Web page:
So Hudd can make a pass, course he can. But that’s not the simplistic beauty of his play, no it’s always been far more subtle than that. He has two of the ‘gifts’ that others are not graced with, the ability to place the ball on a silver platter in any position on the pitch and more importantly the vision to see the movement by his team mates. Combined these give speed of thought and execution of a pass that turns defence into attack, and can split the most resilient of defences, or catch out players who have pushed out of position. For me, if the ability to create a goal from a single pass is a luxury, then in my humble opinion it’s a luxury every team could do with.
So I will now say that Huddlestone is the best midfield player we have had since Carrick, for me even better than Wilson (a sacrilege for some for me to even suggest that) and has the potential to be greater still. Sure with age and experience comes the ‘dominating’ aspect of the game, but he can tackle, and does, he puts in some of the hard yards and he ‘sees’ the game when he is on song.
He is versatile as well, he can sit back and make his passes allowing a more ‘craft and guile’ (Modders) or even our own ‘pace merchants’ (Lennon and Bale) to benefit from his ability. Or he can push on and dictate play higher up the pitch (alongside Wilson), as he seldom loses possession and so he allows a higher line of attack and defence. He brings the Balance to both our attacking and defensive play the likes of which we have not seen for some time.
For me he was my player of the season, admittedly this is mostly because I am biased towards wanting him to do well, but also because he has come on so much that we really missed him when he was out more than any other single player (I’m discounting the King as he was always likely to be out regularly).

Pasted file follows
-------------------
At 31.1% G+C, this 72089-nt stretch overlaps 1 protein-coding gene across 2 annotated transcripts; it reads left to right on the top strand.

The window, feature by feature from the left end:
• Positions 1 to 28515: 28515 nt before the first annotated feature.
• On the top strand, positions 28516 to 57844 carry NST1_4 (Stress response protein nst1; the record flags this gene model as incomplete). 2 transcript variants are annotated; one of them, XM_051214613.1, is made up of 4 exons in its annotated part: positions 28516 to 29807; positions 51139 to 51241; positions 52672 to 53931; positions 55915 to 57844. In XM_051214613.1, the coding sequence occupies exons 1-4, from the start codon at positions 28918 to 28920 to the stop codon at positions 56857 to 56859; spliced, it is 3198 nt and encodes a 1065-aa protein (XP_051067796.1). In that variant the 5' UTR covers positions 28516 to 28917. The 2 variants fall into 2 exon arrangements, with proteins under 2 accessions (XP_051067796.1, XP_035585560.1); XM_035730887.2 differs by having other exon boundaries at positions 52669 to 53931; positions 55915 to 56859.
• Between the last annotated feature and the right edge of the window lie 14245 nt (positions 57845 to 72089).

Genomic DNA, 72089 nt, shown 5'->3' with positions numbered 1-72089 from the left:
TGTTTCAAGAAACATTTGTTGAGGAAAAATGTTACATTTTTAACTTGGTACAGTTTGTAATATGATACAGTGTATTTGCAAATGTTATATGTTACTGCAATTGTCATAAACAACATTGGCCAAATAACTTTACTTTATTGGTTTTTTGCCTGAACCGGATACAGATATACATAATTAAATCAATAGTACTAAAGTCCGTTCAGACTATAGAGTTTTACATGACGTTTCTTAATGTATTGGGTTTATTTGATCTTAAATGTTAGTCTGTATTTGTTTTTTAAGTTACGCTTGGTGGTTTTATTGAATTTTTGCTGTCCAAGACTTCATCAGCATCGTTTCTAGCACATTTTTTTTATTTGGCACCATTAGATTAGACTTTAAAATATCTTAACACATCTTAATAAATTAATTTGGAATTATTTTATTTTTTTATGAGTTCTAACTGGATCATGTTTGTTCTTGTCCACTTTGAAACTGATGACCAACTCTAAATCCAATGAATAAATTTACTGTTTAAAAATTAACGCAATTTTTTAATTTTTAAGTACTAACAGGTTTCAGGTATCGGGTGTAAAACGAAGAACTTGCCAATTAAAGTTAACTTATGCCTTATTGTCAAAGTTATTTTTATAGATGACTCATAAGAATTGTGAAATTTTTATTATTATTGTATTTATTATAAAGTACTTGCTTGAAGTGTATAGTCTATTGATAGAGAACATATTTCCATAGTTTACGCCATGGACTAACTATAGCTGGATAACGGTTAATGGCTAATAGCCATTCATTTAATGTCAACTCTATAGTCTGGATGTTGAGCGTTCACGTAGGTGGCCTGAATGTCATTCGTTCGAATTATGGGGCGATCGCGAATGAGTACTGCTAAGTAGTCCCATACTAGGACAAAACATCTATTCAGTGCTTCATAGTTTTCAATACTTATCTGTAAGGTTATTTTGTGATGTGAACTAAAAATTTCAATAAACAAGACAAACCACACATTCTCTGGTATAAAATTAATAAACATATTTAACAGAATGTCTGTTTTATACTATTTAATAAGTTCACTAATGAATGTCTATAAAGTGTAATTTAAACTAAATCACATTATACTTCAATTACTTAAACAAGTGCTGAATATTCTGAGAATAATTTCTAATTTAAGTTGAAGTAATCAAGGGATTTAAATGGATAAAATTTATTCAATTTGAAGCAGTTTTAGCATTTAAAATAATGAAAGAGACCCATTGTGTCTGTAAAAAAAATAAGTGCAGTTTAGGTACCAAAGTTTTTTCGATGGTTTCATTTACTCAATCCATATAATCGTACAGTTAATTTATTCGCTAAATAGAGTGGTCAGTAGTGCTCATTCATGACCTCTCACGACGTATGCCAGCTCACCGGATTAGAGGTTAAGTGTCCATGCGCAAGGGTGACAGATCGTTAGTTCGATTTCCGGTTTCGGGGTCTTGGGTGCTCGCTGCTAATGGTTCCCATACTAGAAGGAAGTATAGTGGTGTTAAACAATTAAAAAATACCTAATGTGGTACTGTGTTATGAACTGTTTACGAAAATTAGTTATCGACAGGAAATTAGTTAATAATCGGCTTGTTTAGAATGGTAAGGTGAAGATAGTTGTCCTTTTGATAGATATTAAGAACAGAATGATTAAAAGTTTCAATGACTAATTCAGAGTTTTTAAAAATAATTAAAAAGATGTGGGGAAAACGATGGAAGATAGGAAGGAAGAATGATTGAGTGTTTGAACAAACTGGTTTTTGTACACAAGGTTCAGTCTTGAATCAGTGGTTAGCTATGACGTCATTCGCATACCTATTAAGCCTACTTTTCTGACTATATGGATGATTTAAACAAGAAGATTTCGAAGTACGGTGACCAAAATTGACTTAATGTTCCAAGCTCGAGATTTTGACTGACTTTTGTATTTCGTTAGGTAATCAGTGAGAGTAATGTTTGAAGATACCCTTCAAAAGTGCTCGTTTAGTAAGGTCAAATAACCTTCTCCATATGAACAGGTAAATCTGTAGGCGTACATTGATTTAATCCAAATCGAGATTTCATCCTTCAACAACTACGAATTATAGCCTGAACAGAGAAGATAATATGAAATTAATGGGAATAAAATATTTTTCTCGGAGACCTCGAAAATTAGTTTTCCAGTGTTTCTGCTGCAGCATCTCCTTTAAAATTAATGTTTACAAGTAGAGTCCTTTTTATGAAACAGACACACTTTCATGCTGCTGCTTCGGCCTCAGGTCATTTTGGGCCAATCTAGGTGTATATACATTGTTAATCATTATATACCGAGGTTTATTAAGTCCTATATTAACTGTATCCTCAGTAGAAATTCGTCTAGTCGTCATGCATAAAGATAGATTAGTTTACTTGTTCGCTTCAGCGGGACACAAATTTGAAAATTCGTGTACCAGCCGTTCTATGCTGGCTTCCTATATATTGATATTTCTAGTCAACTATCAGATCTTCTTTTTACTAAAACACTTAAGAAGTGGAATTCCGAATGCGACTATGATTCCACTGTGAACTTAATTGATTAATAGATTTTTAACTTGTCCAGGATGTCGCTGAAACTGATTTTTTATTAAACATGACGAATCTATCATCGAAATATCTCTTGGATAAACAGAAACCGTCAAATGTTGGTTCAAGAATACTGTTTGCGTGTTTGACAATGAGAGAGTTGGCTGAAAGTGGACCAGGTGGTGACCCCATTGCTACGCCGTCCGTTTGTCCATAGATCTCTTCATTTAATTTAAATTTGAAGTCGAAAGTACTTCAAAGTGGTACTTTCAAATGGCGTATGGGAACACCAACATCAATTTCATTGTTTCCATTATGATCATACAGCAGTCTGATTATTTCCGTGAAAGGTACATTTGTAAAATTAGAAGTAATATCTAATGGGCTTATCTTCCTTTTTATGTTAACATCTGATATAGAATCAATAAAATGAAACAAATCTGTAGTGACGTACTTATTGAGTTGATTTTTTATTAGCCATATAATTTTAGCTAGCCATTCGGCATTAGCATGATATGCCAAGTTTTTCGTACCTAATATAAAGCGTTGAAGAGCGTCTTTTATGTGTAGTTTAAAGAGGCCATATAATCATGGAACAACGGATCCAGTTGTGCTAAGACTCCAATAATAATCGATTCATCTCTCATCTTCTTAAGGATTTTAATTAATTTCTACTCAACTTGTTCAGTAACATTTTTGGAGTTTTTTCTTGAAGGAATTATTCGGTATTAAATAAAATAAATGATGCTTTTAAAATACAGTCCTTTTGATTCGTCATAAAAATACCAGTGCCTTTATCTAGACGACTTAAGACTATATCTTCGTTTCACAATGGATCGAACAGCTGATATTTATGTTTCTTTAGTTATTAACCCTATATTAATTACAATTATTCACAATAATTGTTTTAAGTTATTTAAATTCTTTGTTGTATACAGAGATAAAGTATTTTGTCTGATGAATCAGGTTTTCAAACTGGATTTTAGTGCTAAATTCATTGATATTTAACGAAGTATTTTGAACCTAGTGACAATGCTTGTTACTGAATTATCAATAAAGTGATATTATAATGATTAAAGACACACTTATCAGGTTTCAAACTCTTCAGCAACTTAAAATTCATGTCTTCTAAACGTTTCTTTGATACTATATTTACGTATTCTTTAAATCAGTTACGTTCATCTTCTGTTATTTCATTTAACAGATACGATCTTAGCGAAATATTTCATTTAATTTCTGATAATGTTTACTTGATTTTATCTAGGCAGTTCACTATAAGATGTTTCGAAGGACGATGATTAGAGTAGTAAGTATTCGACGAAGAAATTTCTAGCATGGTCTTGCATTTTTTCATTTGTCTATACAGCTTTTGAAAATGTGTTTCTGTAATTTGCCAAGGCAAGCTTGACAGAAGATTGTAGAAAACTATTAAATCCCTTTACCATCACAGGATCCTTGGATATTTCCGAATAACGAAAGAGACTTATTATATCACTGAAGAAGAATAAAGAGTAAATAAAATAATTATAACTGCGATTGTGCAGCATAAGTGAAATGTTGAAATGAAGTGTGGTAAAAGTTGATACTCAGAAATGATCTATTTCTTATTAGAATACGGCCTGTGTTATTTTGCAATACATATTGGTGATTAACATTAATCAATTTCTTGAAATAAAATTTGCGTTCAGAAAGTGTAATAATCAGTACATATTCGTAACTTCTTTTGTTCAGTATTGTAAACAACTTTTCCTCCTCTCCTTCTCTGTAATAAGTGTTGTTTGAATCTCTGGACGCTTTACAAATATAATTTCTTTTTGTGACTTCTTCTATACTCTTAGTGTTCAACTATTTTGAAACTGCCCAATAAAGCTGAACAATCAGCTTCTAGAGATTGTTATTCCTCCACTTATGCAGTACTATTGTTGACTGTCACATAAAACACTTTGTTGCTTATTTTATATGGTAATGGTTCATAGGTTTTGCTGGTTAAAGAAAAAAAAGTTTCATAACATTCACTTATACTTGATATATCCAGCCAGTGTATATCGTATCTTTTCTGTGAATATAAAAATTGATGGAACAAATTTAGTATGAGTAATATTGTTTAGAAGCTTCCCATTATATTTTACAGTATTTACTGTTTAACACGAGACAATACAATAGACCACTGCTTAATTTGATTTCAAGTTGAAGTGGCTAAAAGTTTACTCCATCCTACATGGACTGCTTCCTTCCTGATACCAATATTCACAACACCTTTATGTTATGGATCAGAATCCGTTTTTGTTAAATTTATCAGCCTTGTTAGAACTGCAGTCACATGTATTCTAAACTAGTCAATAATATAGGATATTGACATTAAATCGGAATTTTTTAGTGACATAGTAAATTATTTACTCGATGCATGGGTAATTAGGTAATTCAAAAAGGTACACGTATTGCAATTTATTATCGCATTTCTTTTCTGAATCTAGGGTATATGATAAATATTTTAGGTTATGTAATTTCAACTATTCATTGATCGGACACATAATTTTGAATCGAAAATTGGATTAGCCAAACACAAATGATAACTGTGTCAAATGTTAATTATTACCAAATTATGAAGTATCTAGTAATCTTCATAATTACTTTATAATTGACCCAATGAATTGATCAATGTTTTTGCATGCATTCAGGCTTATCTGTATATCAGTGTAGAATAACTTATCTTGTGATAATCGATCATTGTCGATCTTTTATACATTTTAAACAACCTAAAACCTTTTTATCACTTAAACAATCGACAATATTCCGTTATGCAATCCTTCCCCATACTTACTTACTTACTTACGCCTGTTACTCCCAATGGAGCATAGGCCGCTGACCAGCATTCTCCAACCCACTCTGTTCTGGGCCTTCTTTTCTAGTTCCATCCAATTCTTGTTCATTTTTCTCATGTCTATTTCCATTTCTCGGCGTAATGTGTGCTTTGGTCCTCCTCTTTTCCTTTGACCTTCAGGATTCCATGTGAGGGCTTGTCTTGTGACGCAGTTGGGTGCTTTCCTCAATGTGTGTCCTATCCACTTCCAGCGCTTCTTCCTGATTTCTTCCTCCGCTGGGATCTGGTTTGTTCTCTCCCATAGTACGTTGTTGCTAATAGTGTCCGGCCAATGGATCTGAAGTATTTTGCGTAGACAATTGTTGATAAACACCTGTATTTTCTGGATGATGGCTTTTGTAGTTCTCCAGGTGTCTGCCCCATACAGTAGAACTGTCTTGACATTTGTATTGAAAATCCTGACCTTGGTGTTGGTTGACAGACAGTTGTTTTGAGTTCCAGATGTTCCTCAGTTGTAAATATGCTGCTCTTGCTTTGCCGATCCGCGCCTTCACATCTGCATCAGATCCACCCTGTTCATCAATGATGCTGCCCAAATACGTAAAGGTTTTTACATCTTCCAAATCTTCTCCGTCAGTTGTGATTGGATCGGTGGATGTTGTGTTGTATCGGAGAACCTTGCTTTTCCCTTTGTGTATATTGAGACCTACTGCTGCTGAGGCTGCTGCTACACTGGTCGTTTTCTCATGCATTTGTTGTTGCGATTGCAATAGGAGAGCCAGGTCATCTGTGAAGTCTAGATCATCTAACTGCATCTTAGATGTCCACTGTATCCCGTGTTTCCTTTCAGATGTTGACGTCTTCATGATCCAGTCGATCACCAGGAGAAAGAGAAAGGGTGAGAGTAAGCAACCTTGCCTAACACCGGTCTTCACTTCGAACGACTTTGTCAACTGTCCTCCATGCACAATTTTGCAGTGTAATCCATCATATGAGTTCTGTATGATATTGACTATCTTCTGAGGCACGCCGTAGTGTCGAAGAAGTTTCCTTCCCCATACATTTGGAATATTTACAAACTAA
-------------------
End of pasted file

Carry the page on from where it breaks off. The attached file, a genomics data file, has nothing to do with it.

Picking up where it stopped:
Sure he’s not the exciting Welsh winger or goal poaching Russian that we love to love, and he’s not the ‘headline grabber’, nor will he get the crowd out of their seats. But, in terms of his overall ability, the effect he has on the game and just as importantly our balance and style of play, it looks like we’ve finally got a young English central midfielder around whom we can base a free flowing game of passing and movement – well passing anyway.
Hey, he might yet make the cut for the final 23 this summer. And I for one am hoping so for England’s sake, Rooney thrives on service and is often acknowledge for his ‘off the ball’ movement, just imagine what he could do with the sort of service that Hudd could give him from deep positions (now’s there a quote for some of you). Lennon (and Tottenham) has already benefitted this season, maybe England can too.
And to all those that wanted him sold 18 months ago I can only say ‘ner, ner, na, ner, ner’! Childish I know, but hey..........
.......Go forth and consider the above.